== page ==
The fact is that Pakistan’s army under General Raheel Sharif has continued to harbor transnational jihadist terrorists like Mullah Mansour and his even more lethal lieutenant Sirajuddin Haqqani, without a pause. Mullah Mansour was chosen as the emir of the Taliban in Kuchlak, which is about half an hour drive from Quetta, in an open assembly under the auspices of the Pakistani intelligence apparatus. Like Abbottabad, Quetta is also a major garrison city and is home to the Pakistaniarmy’s Command Staff College, its XII Corps, military selection and recruitment center and the regional office of the Inter-Services Intelligence (ISI) Directorate.
A highly active Pakistan Air Force flying base is located at Samungli right outside Quetta. More importantly, the Balochistan province has been under a complete control of the army and the Frontier Corps (FC), which have been conducting a particular brutal and dirty war against the secular Baloch separatists for years. The province, especially Quetta, has been a no-go area for foreign media and journalists for over a decade now. The veteran New York Times correspondent and author of the book The Wrong Enemy: America in Afghanistan, 2001-2014, Carlotta Gall was physically beaten up by the intelligence goons when she was reporting on the Taliban activities there. Even the US diplomats are not at liberty to visit Balochistan at will.
It is simply inconceivable that Mullah Mansour could have lived large in Balochistan and was appointed the Taliban leader without the Pakistani army’s knowledge, approval and patronage. It is necessary to remember that the Pakistani army is a highly-disciplined organization and the ISI is part and parcel with the ISI chief showing up at domestic and foreign engagements with General Raheel Sharif. The buck for harboring Mullah Mansour stops at General Raheel Sharif’s desk not at any lowly intelligence thug. And the question of any rogue elements within the army or its ISI Directorate does not arise because insubordination has never been tolerated in the military’s 69-year history. Pakistan’s army has dealt with rouge orrebellious elements within its ranks swiftly and sternly.
While some in Pakistan are trying to spin the Mullah Mansour assassination as some sort of cooperation between the US and Pakistan, where the latter tipped off the Americans because the Taliban leader was averse to peace talks, it actually smacks of distrust the size of the Grand Canyon. Pakistan’s Prime Minister Nawaz Sharif has already conceded that the US officials informed him and General Raheel Sharif of the attack after the fact. The complete radio silence for 3 days from the Pakistani army’s otherwise hyperactive spokesman General Asim Bajwa also indicates that they were stumped and stunned by the strike in an area not too far from where Pakistan had tested its nuclear weapons in 1998. The US had not informed Pakistan of the bin Laden raid either, and rightly so.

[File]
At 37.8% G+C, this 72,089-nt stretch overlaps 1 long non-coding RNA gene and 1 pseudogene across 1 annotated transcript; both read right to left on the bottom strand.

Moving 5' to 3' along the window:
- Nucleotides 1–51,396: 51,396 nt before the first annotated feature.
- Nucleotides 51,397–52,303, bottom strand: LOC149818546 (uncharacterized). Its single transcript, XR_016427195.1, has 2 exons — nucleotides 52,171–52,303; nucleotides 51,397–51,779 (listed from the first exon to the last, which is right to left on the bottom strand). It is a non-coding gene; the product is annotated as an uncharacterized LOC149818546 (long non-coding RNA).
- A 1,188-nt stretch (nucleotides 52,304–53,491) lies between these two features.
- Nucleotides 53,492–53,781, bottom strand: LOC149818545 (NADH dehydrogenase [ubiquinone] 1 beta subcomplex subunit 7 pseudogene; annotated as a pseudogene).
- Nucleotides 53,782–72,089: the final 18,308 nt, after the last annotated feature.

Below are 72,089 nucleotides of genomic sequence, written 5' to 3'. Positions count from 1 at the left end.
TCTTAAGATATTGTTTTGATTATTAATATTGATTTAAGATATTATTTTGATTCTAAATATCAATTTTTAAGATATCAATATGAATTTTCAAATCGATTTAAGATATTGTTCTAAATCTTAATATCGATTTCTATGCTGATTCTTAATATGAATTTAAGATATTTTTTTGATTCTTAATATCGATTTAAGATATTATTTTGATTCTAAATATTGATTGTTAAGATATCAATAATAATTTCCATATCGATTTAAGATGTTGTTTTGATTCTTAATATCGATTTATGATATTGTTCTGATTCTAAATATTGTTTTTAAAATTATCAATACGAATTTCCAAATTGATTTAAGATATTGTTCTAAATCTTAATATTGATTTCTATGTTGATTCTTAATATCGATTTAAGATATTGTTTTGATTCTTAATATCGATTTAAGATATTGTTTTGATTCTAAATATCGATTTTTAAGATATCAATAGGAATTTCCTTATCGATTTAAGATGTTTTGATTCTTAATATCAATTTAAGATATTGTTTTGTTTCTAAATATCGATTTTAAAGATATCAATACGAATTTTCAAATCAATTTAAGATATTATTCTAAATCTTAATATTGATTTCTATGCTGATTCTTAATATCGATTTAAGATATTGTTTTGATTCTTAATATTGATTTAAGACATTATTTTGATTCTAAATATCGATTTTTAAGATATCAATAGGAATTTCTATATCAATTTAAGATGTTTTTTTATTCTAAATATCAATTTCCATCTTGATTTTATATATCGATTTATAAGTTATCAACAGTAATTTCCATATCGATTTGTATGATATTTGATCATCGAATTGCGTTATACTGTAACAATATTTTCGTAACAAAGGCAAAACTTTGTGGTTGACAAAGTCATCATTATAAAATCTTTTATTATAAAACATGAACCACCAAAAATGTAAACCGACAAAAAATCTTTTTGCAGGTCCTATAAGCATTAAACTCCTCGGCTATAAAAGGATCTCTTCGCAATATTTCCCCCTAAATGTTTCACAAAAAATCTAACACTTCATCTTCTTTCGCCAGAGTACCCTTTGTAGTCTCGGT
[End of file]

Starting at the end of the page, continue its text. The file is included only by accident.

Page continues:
While over half a dozen key members of the Haqqani Network (HQN) have been killed in over 90 drone attacks directed against the group, its leader Sirajuddin has managed to escape several times thanks to his Pakistani patrons tipping him off.
Pakistan managed to keep secret not only Mullah Omar’s life there but also his 2013 death for a good two years while its blue-eyed boy Mullah Mansour ran the deadly show. It is extremely unlikely that after striving so hard to install, consolidate and project Mullah Mansour’s power over the fractious Taliban, Pakistan would simply hand him on a platter to the US.
Mullah Mansour’s assassination is a great setback for Pakistan’s army and a major vindication for the Afghan government, which has claimed all along that Pakistan, through its Taliban and HQN proxies, is waging an undeclared war against Afghanistan. The Pentagon issuing a formal statement declaring the attack andPresident Barrack Obama himself confirming Mullah Mansour’s death, underscores the fact that it was not a clandestine CIA hit but an act of war for which the US is willing to take responsibility under the international law.